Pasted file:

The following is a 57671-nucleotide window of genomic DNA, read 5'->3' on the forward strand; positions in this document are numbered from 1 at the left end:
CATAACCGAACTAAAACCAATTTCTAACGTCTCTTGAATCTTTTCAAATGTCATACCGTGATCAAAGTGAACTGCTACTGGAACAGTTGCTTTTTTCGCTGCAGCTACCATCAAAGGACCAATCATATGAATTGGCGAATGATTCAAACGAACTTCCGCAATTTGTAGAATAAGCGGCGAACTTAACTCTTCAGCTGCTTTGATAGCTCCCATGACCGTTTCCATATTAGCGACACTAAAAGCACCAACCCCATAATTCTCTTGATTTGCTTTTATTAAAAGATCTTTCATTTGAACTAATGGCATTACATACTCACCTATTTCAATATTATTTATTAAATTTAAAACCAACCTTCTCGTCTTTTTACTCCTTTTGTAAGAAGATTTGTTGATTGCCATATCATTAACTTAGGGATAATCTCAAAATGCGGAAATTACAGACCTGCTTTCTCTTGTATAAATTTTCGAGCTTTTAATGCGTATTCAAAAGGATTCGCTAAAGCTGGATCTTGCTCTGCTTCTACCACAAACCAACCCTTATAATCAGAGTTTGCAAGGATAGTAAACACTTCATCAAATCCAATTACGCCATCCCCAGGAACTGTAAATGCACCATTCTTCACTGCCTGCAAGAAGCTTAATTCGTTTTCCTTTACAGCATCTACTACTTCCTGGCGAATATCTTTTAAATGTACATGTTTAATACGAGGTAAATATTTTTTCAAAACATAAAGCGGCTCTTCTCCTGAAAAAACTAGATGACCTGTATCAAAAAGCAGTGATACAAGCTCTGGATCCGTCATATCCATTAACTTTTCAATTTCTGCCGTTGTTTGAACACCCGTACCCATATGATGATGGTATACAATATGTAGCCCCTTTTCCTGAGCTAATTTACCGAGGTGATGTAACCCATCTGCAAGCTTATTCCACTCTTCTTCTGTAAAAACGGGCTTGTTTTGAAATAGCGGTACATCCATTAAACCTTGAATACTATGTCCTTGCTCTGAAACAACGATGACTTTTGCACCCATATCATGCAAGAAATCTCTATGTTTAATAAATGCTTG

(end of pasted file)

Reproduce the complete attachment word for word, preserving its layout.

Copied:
The following is a 57671-nucleotide window of genomic DNA, read 5'->3' on the forward strand; positions in this document are numbered from 1 at the left end:
CATAACCGAACTAAAACCAATTTCTAACGTCTCTTGAATCTTTTCAAATGTCATACCGTGATCAAAGTGAACTGCTACTGGAACAGTTGCTTTTTTCGCTGCAGCTACCATCAAAGGACCAATCATATGAATTGGCGAATGATTCAAACGAACTTCCGCAATTTGTAGAATAAGCGGCGAACTTAACTCTTCAGCTGCTTTGATAGCTCCCATGACCGTTTCCATATTAGCGACACTAAAAGCACCAACCCCATAATTCTCTTGATTTGCTTTTATTAAAAGATCTTTCATTTGAACTAATGGCATTACATACTCACCTATTTCAATATTATTTATTAAATTTAAAACCAACCTTCTCGTCTTTTTACTCCTTTTGTAAGAAGATTTGTTGATTGCCATATCATTAACTTAGGGATAATCTCAAAATGCGGAAATTACAGACCTGCTTTCTCTTGTATAAATTTTCGAGCTTTTAATGCGTATTCAAAAGGATTCGCTAAAGCTGGATCTTGCTCTGCTTCTACCACAAACCAACCCTTATAATCAGAGTTTGCAAGGATAGTAAACACTTCATCAAATCCAATTACGCCATCCCCAGGAACTGTAAATGCACCATTCTTCACTGCCTGCAAGAAGCTTAATTCGTTTTCCTTTACAGCATCTACTACTTCCTGGCGAATATCTTTTAAATGTACATGTTTAATACGAGGTAAATATTTTTTCAAAACATAAAGCGGCTCTTCTCCTGAAAAAACTAGATGACCTGTATCAAAAAGCAGTGATACAAGCTCTGGATCCGTCATATCCATTAACTTTTCAATTTCTGCCGTTGTTTGAACACCCGTACCCATATGATGATGGTATACAATATGTAGCCCCTTTTCCTGAGCTAATTTACCGAGGTGATGTAACCCATCTGCAAGCTTATTCCACTCTTCTTCTGTAAAAACGGGCTTGTTTTGAAATAGCGGTACATCCATTAAACCTTGAATACTATGTCCTTGCTCTGAAACAACGATGACTTTTGCACCCATATCATGCAAGAAATCTCTATGTTTAATAAATGCTTG